My second day in London started with a trip to the Tate Modern because I was keen to see Anicki Ri’s In Love with the World exhibition which speculates on the possibility of machine evolution. I think the artist needs to watch Terminator.
Despite my reservations, and a less than glowing newspaper review, I loved it. The machines are giant balloons and they float lazily around the Turbine Hall – it’s very relaxing to watch.
After a wander to the Leake Street Arches (scratching an itch to see street art), I headed up to Soho, stopping off at the Broad Street Pump (appeasing some Public Health History Geekery) before ordering a coffee in a urinal, (Attendant Coffee, Foley Street). I know, I go to all of the classy places.
With some time before Afternoon Tea, I strolled down to the Cartoon Museum before leisurely making my way to Fortnum and Mason’s.
The Jubilee Dining Room is cool and calm, though somewhat buzzing room, at the top of several flights of stairs on the fourth floor – a climb to pace myself over as I was quite keen to be able to speak (and request my table) when I arrived.
There was more white than mint in the room’s decoration but it did remind me of Claridge’s. I was shown to a corner table which gave me a fabulous view of the room where tiered trays of afternoon teas were being shuttled from table to table. There’s an array of dining options here and while I was sorely tempted by the savoury option (not a dessert in sight), I chose the vegetarian afternoon tea (on the grounds that I am keen on cake and it is my birthday), to be accompanied with Smoky Early Grey tea but first a G&Tea cocktail.
The tray arrived and after explaining the menu, Bliss the server explained that everything was refillable. This could be dangerous if everything tasted as good as it looked.
The sandwiches – not your average selection of vegetarian options – were all generously filled and all served on a variety of bread: chargrilled artichoke and semi dried tomato on white; coronation…not chicken… squash with pumpkin seeds on wholemeal; truffle celeriac remoulade on poppyseed; seaweed and tofu with samphire butter on brown and finally… the classic… cream cheese and cucumber on white.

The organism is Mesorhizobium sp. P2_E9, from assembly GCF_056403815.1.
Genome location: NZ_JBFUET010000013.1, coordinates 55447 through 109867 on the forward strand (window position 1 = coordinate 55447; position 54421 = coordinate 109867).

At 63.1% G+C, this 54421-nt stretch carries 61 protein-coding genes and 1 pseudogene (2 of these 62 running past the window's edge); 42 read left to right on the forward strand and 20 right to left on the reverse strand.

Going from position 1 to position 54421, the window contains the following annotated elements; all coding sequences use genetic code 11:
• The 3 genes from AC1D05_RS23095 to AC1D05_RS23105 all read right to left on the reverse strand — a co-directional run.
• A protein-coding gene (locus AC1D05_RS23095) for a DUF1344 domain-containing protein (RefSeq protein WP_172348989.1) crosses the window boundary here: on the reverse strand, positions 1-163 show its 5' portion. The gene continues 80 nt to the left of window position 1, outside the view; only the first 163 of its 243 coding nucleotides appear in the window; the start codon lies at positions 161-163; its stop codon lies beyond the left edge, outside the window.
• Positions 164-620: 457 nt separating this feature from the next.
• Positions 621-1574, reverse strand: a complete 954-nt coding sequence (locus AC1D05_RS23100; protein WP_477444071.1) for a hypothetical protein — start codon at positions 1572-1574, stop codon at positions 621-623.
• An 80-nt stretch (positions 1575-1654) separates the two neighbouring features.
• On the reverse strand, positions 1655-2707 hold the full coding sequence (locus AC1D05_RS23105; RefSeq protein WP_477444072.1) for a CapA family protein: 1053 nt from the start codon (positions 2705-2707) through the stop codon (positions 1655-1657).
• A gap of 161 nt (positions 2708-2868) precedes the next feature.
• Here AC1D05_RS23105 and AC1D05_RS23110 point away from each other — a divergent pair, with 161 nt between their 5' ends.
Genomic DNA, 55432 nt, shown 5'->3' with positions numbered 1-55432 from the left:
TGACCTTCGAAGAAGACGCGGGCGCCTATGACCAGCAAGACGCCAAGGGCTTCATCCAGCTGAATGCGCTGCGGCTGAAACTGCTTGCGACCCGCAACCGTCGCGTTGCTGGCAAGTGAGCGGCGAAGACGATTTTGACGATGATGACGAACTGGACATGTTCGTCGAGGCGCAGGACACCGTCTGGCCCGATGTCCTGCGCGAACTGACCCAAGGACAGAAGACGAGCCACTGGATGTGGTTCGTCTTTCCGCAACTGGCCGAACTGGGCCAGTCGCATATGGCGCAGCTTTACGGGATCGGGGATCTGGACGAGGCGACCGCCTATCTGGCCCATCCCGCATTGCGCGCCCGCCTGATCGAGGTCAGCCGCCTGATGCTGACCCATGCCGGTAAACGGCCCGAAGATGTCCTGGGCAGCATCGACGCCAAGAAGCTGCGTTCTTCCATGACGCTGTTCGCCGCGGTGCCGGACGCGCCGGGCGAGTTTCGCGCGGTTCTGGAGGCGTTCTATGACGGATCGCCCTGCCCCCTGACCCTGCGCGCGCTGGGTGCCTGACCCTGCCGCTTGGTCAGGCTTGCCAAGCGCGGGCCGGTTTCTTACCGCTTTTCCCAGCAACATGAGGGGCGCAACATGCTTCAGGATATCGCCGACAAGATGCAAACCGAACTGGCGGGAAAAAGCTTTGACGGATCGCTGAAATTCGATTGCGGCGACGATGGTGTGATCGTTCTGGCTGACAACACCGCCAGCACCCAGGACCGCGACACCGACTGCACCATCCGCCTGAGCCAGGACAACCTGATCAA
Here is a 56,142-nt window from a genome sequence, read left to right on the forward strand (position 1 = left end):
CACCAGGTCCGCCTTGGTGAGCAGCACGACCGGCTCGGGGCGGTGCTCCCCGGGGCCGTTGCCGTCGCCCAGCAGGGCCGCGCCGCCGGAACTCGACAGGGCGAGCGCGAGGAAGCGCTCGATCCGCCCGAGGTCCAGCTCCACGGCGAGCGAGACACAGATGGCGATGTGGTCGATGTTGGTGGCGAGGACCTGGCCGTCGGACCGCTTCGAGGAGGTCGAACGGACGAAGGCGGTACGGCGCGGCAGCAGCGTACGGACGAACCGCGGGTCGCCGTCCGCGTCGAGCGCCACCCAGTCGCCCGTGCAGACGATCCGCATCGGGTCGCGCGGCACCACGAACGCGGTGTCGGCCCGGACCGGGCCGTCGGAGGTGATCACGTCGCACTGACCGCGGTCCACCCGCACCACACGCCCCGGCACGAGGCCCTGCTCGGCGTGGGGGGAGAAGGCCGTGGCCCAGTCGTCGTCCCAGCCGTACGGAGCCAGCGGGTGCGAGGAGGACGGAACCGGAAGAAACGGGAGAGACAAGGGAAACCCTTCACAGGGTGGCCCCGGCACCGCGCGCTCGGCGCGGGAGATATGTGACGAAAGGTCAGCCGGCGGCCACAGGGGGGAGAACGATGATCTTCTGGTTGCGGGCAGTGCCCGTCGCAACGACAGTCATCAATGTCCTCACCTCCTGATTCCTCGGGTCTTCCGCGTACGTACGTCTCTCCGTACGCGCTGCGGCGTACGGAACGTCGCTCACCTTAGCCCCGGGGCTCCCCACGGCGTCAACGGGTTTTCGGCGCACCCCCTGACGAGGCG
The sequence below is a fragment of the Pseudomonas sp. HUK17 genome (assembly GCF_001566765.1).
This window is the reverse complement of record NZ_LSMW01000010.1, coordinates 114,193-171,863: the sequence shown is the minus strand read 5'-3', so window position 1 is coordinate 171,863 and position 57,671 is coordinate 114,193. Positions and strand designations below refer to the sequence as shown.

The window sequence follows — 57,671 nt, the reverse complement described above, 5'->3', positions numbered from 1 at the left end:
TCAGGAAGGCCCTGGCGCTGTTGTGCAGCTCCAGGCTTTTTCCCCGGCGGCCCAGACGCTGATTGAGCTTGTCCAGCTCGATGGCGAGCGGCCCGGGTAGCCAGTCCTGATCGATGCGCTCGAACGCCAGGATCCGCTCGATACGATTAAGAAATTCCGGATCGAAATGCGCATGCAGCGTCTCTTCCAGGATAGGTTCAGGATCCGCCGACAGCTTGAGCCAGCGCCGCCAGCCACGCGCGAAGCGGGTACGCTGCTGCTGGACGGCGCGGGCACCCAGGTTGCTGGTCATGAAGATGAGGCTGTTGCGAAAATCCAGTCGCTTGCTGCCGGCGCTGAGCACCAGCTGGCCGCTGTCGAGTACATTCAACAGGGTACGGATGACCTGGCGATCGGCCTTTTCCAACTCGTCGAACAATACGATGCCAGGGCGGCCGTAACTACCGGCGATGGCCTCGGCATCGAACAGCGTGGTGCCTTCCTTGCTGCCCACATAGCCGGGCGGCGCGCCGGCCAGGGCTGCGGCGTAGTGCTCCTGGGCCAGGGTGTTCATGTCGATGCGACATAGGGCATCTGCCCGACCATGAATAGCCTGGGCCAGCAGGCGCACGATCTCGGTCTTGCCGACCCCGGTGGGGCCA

They were delicious and while I knew I was tempting fate, the scones and cakes looked ever so delicately small… so I asked for two more sandwiches – the coronation squash and the truffle celeriac. A plate of four arrived… but at this point, I felt confident: I had been walking since 8am this morning. (OK, apart from one or two coffee stops,but I’d still worked up an appetite).
A piano player had taken position at just after 3pm in the lobby and, with my seat beside the doorway, I was probably in prime position to listen to the music which had to compete with the chatter in the room.
Dining alone for afternoon tea, I’ve rarely experienced any discomfort caused by other guests (though the chap in Warwick who started a commentary on my plate was an exception). Today, the group of four at the next table seemed to find it odd that I was on my own. How did I know? The whispering, furtive glances and reluctance to make eye contact were a clue.
They themselves were sitting in silence with minimal conversation.
Time for the scones. Yes, scones. Two. One plain and one fruit and an entirely separate tray was provided for their accompanying jams and cream. Yes. A choice of jams and cream… and no skimping. I did wonder what would happen to the jam I didn’t finish – these were large jars and I couldn’t see the Dining Room serving up a half-filled jar to another guest.
Both scones were a delight – just the right side of crumbly without breaking up on contact with a knife. I stuck with the wild blueberry preserve on both scones. I’m absolutely certain the strawberry would have been delicious but strawberry jam is regularly served and I love blueberry.
An additional cake appeared. I eyed it and wondered if I had been cavalier in my request for seconds of sandwiches. It’s not as if I don’t know how filling afternoon tea is.
Speaking of which, a pot of tea arrived in time for the cakes, actually in time for the scones but I was still enjoying the cocktail.
Cakes… I started with the lime cheesecake, which stood on more of a maltcake base than biscuit. It was an interesting contrast of flavours but unlikely to be my favourite of the selection – there was a red velvet cake on there after all.
The raspberry éclair was fabulous – light pastry, barely there but plenty of flavour and just the right amount of icing and cream. I followed the fruit them with the miniature lemon meringue which provided a sharp cleanse to the palate before moving onto the chocolate.
The chocolate bomb had the weight of a small landmine and as I bit into it… raspberry and chocolate mousse spurted out over the tablecloth… you really can’t take me anywhere…. which left the red velvet (before I contemplated my birthday cake). It was delicious.
And the added touch of my birthday gift? A chocolate cup which contained some soft fruits and had been extremely generously topped up with sweetened cream. It was too rich for me to finish but was a very nice touch.
The vegetarian afternoon tea cost £62.50 with the cocktail adding £12.50 to the bill. Including service charge that came to just under £85. Was it worth it? As a birthday treat, absolutely. The setting is beautiful. The service is friendly and the food is delicious. Plus there is a choice of complimentary cakes to take away and as for my concern about the potentially wasted jams? They were coming too!!!
My main recollection of having tea and a scone there is of getting a very weird object which I struggled to identify 🙂 – I *think* it was a tea strainer, but it didn’t look like they usually do!